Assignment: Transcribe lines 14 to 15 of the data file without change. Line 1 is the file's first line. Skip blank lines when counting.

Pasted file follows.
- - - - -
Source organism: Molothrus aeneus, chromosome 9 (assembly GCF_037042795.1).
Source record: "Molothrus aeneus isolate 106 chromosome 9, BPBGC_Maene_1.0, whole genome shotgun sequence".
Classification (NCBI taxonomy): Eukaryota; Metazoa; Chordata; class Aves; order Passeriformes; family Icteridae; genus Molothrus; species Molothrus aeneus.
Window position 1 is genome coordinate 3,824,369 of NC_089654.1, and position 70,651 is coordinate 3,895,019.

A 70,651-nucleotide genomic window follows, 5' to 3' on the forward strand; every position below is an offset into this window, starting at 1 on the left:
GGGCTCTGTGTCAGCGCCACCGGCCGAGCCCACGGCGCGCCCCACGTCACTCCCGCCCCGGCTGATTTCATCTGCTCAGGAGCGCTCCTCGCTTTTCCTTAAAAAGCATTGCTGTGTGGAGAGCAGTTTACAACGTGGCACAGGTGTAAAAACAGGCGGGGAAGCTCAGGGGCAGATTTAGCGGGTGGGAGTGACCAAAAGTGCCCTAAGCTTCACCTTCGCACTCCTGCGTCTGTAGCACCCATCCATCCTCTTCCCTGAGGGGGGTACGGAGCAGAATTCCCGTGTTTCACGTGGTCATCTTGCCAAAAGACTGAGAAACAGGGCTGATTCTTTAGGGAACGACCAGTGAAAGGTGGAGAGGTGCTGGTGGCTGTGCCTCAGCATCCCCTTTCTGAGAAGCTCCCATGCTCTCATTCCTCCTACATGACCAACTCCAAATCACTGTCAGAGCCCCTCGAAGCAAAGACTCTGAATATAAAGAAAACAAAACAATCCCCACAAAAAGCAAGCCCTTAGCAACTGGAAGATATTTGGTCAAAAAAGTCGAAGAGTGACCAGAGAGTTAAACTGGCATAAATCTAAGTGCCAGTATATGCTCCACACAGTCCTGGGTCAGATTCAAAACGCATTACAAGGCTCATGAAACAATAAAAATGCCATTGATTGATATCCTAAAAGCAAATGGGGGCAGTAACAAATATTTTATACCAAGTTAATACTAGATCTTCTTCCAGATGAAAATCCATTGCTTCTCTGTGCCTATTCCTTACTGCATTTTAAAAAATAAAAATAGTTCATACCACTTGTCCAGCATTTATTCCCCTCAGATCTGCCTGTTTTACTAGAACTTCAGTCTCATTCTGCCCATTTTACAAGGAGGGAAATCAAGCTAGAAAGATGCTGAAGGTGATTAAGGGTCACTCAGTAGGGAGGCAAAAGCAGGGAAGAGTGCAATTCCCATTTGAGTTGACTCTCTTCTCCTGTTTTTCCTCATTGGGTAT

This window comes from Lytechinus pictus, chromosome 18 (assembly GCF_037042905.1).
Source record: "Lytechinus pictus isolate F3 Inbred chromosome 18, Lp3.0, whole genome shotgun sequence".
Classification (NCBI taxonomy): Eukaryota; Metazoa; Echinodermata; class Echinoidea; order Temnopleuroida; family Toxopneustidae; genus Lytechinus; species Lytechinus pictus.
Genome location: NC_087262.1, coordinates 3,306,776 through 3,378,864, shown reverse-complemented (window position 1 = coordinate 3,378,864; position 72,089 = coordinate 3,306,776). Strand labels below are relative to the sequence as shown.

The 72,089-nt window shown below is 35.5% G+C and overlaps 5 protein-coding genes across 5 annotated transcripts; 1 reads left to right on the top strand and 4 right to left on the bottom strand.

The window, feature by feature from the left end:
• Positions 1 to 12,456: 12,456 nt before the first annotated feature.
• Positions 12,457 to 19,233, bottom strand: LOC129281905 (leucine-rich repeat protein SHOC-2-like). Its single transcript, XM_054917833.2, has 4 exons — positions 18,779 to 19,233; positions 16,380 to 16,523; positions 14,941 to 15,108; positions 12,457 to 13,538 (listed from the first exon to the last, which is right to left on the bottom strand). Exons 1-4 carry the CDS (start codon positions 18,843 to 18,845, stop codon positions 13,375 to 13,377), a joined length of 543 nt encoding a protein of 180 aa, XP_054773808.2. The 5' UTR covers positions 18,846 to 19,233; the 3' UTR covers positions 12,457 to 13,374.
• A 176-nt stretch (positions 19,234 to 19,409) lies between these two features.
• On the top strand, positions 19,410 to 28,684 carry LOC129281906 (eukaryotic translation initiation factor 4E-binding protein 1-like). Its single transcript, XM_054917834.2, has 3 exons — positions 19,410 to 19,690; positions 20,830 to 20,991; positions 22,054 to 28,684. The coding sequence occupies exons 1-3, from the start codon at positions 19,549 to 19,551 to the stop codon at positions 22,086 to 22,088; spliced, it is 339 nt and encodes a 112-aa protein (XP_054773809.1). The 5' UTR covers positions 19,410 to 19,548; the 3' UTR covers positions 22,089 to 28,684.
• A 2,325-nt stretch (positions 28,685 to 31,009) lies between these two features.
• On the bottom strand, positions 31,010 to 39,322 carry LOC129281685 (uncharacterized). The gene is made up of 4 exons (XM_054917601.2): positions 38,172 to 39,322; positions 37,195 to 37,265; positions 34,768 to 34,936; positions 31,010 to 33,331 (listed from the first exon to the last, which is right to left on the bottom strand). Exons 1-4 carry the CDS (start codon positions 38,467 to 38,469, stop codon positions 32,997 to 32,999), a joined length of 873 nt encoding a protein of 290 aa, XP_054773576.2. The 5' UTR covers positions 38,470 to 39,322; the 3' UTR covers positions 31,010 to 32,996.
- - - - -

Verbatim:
• Positions 12,457 to 19,233, bottom strand: LOC129281905 (leucine-rich repeat protein SHOC-2-like). Its single transcript, XM_054917833.2, has 4 exons — positions 18,779 to 19,233; positions 16,380 to 16,523; positions 14,941 to 15,108; positions 12,457 to 13,538 (listed from the first exon to the last, which is right to left on the bottom strand). Exons 1-4 carry the CDS (start codon positions 18,843 to 18,845, stop codon positions 13,375 to 13,377), a joined length of 543 nt encoding a protein of 180 aa, XP_054773808.2. The 5' UTR covers positions 18,846 to 19,233; the 3' UTR covers positions 12,457 to 13,374.
• A 176-nt stretch (positions 19,234 to 19,409) lies between these two features.